Samsung Galaxy Z Flip Hands On: A Folding Phone With a Glass Screen
There’s a new folding phone in town. Another folding phone. The thing we’re not entirely sure people want yet. No matter! Samsung has just released its second smartphone with a flexible display. This one is called the Galaxy Z Flip, and it will have a base price of $1,380 when preorders start February 14.
On Tuesday, after waiting in a designated press room for an hour or so at the Letterman Digital Arts Center in San Francisco, I got my hands on the thing.
A folding phone is, of course, a phone with a flexible display. The display itself bends and creases, so that the device can morph into something smaller. But when it’s open, it’s one long display. This may seem obvious, but for people of a certain age, a folding phone or flip phone was one that had a small screen up top and a keypad on its bottom half, connected by a hinge. You snapped it shut. I was there too. I share your memories.
Samsung’s first folding phone, last year’s Galaxy Fold, had a disastrous start, with devices that broke after a few days. Even Galaxy Folds that worked fine—like the loaner unit I used for about a month—forced a change in behavior that just didn’t feel natural. Text messaging on a 7.3-inch touchscreen display was awkward. So was using the Fold’s 4.6-inch “cover” display.
Also: Why? Why folding phones?
Samsung is asking for a do-over with the Galaxy Z Flip. The phone is smaller, and it folds from the top down, rather than sideways. When it’s unfurled, the phone has a vertically long display that measures 6.7 inches on the diagonal. (Bizarrely, this also gives it a 21.9 by 9 aspect ratio.)
When it’s closed, the Galaxy Z Flip is infinitely more pocketable than a standard phone. It fit in my back pocket better than my iPhone 11. A friend who was monitoring the Samsung event sent me a photo of a makeup compact, and after that I couldn’t unsee the similarities. The closed Galaxy Z Flip looks like a big, shiny, glass-coated, worth-a-month’s-rent makeup compact.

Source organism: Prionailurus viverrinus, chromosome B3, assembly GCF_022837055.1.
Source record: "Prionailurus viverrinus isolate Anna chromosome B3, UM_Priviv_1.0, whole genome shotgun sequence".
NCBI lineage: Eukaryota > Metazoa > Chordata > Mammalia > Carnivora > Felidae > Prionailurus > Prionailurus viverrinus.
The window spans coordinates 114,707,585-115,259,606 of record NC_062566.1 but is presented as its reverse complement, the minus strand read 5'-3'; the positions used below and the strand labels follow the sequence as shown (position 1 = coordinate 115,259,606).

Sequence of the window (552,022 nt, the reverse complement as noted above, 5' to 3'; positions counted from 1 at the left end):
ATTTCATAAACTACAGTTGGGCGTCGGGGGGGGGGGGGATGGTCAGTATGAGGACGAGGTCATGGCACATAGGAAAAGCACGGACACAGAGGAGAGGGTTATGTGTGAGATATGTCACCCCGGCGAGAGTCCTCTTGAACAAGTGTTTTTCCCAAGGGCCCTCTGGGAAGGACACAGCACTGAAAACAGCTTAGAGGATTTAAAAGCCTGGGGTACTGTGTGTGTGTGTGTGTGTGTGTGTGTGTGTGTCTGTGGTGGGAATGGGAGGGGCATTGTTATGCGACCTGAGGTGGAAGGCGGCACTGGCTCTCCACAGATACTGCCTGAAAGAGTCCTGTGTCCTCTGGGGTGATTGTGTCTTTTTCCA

Rather than jam some kind of half-useful cover display on the closed Flip like it did with the Fold, Samsung opted for a tiny display on the closed Flip. This mostly shows the time, but when you press the physical buttons on the side of the phone, it doubles as the world’s smallest viewscreen. This is so you can see yourself as you capture selfies, obviously.
The phone’s case is aluminum, and the outside is coated in glass. It screams premium. But here’s the interesting part: The Z Flip’s flexible display is also made of glass, Samsung says. Every version of a folding device we’ve seen before this has had a flexible polymer display. Royole’s FlexPai, Samsung’s Galaxy Fold, Lenovo’s ThinkPad X1 Fold, Motorola’s resurrected Razr (which, based on my brief experience with a loaner unit, had a hard-to-ignore crater where it creases)—all of them use flexible plastic. Some glass makers like Corning and Japan’s ACG are believed to be working on ultrathin folding glass displays, but Samsung has brought one to market first.